The backdrop of an impending new millennium can’t jump start Pirates’ creative juices
(This review is part of our coverage of the 2022 South by Southwest Festival)
New Year’s Eve is always a spectacular holiday. How could it not be? It’s the time of the year for smooching and drinking, but also the promise of a fresh slate, where the possibilities are endless. All those emotions are exacerbated when it’s 1999 and New Year’s Eve is ushering in a new millennium. This is when the Reggie Yates movie Pirates takes place, during the final few hours before Y2K begins.
A trio of tight-knit friends, Cappo (Elliot Edusah), Two Tonne (Jordan Peters), and Kidda (Reda Elazouar), who also work at a pirate radio station, are spending these remaining few hours of 1999 tracking down tickets to the hottest New Year’s Eve party in the area. Scoring these items, as well as securing the necessary wardrobe for the event, will lead them to crossing paths with a series of wacky personalities. There also may or may not be some simmering tension between members of the group that could come to a head under extreme duress.
It’s impossible not to admire how Yates keeps Pirates streamlined on a storytelling level. Running under 80 minutes before the end credits begin to roll, there’s no extra twist taking the film into a new genre nor are there attempts to make this not your daddy’s hangout comedy. It’s just a humorous movie about agreeably affable exchanges and the bonds that give you the courage to face a new year. There isn’t an extra element that can take it to the next level of entertaining, but it also means Pirates isn’t constantly straining to justify its existence.
It helps that the three lead actors all have enjoyable chemistry together that believably sells their characters as having been longtime friends. A film this stripped-down will sink like an anchor if the performers don’t strike just the right chord, so it’s extra relieving to see this element of the production proving plenty satisfactory. Edusah and company are decked out in outfits from costume designer Nat Turner, another standout aspect from Pirates. There’s plenty of colorful attire scattered throughout the movie, a perfect visual flourish for a feature about people hoping to party the 20th century away.
Unfortunately, solid lead performances and good costumes can’t fully compensate for the shortcomings in Pirates’ screenplay. Chiefly, the attempts at drama that dominate the second and third acts just aren’t as engaging as sillier sequences, like one depicting the main trio pulling off an elaborate shoplifting scheme. These characters are much more effective being wacky or shooting the breeze than they are as people we’re supposed to get deeply invested in.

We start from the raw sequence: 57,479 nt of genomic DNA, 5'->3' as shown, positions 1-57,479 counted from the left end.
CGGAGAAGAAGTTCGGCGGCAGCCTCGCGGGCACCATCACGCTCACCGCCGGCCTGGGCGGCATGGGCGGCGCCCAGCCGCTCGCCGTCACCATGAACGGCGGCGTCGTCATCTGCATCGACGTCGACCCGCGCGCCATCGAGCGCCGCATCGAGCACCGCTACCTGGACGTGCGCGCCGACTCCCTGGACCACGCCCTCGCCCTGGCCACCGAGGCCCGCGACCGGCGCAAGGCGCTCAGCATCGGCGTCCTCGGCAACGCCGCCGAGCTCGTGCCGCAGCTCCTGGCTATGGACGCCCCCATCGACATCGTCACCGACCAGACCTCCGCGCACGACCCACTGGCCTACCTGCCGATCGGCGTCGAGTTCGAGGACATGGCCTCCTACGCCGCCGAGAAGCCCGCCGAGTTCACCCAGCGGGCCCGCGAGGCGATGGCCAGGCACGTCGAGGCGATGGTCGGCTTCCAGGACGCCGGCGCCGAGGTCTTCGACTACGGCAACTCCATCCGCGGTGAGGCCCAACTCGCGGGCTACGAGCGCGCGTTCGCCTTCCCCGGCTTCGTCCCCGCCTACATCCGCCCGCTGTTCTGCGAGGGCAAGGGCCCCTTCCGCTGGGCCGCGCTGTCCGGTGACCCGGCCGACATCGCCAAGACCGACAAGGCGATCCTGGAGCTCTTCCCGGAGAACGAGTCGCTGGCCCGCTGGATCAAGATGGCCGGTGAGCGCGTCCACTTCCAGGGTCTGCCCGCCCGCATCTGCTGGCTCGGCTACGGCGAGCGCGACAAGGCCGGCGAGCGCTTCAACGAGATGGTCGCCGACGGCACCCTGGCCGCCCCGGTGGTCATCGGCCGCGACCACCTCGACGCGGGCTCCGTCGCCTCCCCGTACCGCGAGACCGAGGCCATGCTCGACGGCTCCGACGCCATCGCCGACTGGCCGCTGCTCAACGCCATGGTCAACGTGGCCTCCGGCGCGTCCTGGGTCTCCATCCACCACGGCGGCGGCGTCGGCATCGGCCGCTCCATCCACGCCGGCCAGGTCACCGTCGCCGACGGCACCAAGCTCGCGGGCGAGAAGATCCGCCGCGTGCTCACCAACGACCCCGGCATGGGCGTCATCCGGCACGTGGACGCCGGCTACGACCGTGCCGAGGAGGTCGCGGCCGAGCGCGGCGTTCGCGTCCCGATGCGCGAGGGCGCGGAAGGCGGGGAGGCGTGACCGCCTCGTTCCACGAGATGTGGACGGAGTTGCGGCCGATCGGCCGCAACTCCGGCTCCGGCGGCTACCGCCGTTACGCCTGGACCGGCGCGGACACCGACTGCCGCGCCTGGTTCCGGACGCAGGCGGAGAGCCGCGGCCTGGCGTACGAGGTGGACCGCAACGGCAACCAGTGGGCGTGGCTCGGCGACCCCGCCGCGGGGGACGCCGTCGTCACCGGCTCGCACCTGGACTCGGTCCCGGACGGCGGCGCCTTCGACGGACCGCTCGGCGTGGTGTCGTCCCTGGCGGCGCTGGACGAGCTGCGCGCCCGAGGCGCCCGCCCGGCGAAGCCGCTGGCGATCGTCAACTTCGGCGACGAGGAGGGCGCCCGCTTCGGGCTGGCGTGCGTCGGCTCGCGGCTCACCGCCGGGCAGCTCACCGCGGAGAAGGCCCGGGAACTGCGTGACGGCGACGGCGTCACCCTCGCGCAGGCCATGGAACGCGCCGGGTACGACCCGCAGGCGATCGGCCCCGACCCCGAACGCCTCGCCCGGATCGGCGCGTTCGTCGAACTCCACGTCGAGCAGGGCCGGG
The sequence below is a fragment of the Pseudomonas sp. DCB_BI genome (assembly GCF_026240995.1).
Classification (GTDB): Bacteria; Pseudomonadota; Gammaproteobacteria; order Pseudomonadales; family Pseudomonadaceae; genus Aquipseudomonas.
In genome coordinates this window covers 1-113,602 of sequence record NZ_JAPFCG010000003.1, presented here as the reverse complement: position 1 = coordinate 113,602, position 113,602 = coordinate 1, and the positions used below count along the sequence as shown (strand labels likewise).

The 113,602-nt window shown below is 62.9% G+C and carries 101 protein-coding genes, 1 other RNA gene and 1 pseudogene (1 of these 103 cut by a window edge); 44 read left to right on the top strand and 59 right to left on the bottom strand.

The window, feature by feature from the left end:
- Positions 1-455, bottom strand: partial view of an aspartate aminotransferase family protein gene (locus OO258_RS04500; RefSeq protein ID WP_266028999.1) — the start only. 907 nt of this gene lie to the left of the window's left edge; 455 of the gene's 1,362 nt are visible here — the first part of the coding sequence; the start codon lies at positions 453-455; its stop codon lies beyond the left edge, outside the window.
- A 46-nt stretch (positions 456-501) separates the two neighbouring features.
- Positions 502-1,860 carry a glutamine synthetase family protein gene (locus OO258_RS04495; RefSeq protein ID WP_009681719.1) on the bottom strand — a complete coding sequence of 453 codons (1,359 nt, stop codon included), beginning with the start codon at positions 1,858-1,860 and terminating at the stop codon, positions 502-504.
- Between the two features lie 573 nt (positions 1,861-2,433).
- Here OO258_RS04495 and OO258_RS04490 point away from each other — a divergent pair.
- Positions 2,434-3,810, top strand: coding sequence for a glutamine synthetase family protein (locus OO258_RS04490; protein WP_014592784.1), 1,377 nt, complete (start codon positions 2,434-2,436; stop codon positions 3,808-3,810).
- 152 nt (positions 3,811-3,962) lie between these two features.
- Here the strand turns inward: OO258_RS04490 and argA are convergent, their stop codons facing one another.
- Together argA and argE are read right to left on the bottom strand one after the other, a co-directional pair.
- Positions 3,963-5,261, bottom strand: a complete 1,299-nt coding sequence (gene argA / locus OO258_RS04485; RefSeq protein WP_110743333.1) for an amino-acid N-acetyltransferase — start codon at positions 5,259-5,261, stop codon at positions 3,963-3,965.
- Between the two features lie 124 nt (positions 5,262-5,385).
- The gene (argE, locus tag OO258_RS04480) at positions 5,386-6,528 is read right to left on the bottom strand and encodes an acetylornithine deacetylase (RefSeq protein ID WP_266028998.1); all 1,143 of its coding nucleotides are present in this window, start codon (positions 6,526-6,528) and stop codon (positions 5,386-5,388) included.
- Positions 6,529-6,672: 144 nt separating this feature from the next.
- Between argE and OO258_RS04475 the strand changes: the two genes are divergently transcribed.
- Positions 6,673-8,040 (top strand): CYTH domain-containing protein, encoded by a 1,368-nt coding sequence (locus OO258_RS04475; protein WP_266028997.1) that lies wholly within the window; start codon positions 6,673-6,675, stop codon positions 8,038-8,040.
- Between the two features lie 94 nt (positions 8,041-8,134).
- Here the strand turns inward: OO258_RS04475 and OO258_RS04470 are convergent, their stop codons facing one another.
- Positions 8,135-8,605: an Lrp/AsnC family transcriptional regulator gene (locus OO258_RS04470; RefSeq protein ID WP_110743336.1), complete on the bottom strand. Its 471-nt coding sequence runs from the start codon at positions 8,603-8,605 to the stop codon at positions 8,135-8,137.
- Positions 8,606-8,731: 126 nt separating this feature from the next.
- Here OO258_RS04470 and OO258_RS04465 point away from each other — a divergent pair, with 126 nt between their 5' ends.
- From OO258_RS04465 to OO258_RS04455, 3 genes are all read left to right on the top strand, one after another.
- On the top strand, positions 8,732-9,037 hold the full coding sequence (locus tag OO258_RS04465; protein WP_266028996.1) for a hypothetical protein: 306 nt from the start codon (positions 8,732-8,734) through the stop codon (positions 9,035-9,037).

Part of the issue is how derivative the personal problems and goals are, especially Two Tonne’s affections for a lady named Sophie (Kassius Nelson). It’s a generic romance you’ve seen a thousand times before, complete with the requisite trait of the lady in the equation having zero personality to her name. A barely contained conflict between Two Tonne and Cappo, meanwhile, similarly comes off as being too reminiscent of other features and ends up going exactly where you’d expect.
Its puzzling that Yates would focus so heavily on these melodramatic parts of the screenplay, given that they’re not the strongest suits of Pirates. These become so dominant in the production that the 79-minute runtime ends up feeling like it’s stretching on for way longer than that. Worse, the initially promising direction and cinematography from Yates and Rachel Clark, respectively, end up becoming more and more forgettable as these soapy parts of the story get increasingly prominent.
Most disappointing of all, the period-era setting of Pirates ends up existing only for cheap nostalgic name-drops. Within the first five minutes, one character talks about a new-fangled service called Google, while Sophie remarks that she and her family rented every possible movie from Blockbuster. Another critical scene between Two Tonne and an ex-lover involves reciting the lyrics to a Backstreet Boys song. This film knows late 1990s pop culture, but it’s all in the service of regurgitating the past rather than using these vintage fixtures for something more.
Pirates isn’t without its charms, especially when it comes to the fun and endearingly intimate bond between the three lead characters. Unfortunately, a miscalculated screenplay and an overabundance of cheap 1990s callbacks dilute the easygoing fun. Even if you handed me a bottle of rum, a Pirates life would still not be for me.